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Mathematics of the Deadlift

By 2015 I was tired of endurance sports and shifted my athletic focus to weight lifting. I targeted the deadlift, for a single goal to optimize. It works most of your body and is the strongest lift, so you get big, satisfying numbers. My first training program was just: go to the gym and do…

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Optimal Closet Organization

Computer science can clean up your closet. Closet organization software in the movie “Clueless”. No, not using software—using an algorithm. The algorithm is called “Move to Front”. It is so simple, that you can “compute” it yourself. (In fact, the first “computers” were people.) Here is how it works: When you dress, take the clothes…

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How big of a square fits in a circle?

You can, in fact, fit a square peg into a round hole (and a round peg into a square hole). They fit with mathematical elegance. Square inscribed in circle inscribed in square. This problem is relevant when building software GUIs such as web pages. I had a circular button to make (the green circle). That circle…

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The Mathematics of User Experience

Ever used an app that made you want to throw your phone? Why did it trigger that emotion? Pain. That’s why. Bad user experiences aren’t just bad, they’re painful. MEASURING PAIN Whether you call something “bad” or “painful”, those are just words — what’s the difference? The difference is this: “bad” is subjective; “pain” is measurable. How…

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Breadth-first vs. Depth-first Programming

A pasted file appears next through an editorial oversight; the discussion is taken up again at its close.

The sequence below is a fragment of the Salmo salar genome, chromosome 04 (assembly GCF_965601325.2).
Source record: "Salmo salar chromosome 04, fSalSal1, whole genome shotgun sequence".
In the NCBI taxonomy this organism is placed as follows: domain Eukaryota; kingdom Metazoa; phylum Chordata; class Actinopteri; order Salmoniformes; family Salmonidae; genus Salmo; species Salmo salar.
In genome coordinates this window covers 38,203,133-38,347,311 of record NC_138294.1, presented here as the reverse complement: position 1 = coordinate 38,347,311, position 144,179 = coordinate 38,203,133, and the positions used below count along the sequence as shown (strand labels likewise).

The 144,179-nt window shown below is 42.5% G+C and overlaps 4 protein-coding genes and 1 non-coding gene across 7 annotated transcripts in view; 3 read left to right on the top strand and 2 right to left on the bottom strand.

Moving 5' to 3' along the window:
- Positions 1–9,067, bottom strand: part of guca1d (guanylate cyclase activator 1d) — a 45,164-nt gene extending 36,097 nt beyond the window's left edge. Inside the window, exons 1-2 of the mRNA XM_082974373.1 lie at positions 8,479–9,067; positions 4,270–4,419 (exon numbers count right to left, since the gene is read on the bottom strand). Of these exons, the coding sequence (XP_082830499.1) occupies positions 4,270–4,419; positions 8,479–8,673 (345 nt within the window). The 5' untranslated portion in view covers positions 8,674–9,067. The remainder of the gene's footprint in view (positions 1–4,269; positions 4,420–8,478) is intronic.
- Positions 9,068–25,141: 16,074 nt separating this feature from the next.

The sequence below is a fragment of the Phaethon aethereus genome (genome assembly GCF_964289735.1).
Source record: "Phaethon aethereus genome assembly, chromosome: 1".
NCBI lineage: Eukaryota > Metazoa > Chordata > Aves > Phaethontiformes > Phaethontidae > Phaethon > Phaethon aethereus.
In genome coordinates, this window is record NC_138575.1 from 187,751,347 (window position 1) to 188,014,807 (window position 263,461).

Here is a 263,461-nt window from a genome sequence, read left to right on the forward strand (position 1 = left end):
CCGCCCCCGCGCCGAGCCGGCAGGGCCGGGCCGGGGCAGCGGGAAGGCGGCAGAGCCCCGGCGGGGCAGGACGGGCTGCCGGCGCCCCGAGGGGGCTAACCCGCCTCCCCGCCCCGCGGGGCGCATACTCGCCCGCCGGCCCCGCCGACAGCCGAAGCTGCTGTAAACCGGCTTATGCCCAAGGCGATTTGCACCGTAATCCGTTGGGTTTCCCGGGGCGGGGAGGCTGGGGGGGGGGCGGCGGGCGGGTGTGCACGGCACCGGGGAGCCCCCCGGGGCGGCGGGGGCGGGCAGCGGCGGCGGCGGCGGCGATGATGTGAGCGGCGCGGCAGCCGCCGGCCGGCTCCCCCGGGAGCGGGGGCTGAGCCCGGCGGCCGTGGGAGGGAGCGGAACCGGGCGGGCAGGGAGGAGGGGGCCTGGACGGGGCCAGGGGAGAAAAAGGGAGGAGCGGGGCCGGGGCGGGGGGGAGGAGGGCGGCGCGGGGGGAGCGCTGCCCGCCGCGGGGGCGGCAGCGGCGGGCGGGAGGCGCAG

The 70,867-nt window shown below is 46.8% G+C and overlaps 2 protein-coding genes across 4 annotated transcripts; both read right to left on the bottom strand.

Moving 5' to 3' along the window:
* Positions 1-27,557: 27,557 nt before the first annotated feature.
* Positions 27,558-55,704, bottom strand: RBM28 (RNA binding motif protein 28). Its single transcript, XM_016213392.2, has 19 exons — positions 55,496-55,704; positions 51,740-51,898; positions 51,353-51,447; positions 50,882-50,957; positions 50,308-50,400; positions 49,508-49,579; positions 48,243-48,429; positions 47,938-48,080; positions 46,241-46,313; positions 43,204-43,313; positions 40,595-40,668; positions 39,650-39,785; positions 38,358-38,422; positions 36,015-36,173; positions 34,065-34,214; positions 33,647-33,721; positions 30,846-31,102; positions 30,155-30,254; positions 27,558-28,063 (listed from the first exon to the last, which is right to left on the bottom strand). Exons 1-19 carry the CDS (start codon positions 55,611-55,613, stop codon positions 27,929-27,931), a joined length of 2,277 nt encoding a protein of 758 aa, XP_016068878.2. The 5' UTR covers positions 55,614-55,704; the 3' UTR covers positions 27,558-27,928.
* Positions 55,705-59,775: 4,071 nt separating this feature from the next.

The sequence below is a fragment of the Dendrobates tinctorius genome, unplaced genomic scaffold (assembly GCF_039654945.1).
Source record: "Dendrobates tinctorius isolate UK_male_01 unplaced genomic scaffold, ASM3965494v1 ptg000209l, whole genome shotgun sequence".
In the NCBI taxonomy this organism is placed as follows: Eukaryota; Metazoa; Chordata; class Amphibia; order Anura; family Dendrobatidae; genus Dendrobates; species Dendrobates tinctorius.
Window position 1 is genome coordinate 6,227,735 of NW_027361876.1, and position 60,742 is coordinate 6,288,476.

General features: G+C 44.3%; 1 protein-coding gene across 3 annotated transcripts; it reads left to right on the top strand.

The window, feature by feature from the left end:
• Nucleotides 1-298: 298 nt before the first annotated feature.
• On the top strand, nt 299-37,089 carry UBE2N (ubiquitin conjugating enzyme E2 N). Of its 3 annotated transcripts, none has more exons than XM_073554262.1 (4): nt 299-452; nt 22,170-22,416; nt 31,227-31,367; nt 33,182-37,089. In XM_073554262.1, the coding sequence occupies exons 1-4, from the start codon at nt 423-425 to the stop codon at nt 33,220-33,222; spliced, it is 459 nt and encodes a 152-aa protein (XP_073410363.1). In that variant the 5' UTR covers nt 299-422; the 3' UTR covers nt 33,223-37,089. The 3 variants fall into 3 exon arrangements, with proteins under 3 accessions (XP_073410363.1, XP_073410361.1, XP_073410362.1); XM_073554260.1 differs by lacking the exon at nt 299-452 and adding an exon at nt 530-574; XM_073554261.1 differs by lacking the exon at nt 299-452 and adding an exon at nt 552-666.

Programming work has a tree structure: software consists of many files, which consist of many functions, which are themselves implemented with other functions, recursively. There are two approaches to this work: depth-first and breadth-first. Depth-first programming is implementing each new function you need, on-demand. This approach risks “blowing your mental stack” — working on a sub-task only to finish and forget what the point was. It can also lead to premature optimization, and premature coding in general, when continued work reveals a different architecture is required. Breadth-first programming is “stubbing-out” the functions you will eventually need, and solving your higher-level task in terms of those stubs. This keeps the overall architecture in…

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Is the Problem of Other Minds a problem?

The Book of Tea contains an excerpt I love: One day Soshi was walking on the bank of a river with a friend. “How delightfully the fishes are enjoying themselves in the water!” exclaimed Soshi. His friend spake to him thus: “You are not a fish; how do you know that the fishes are enjoying themselves?” “You are not myself,” returned Soshi; “how do you know that I do not know that the fishes are enjoying themselves?”

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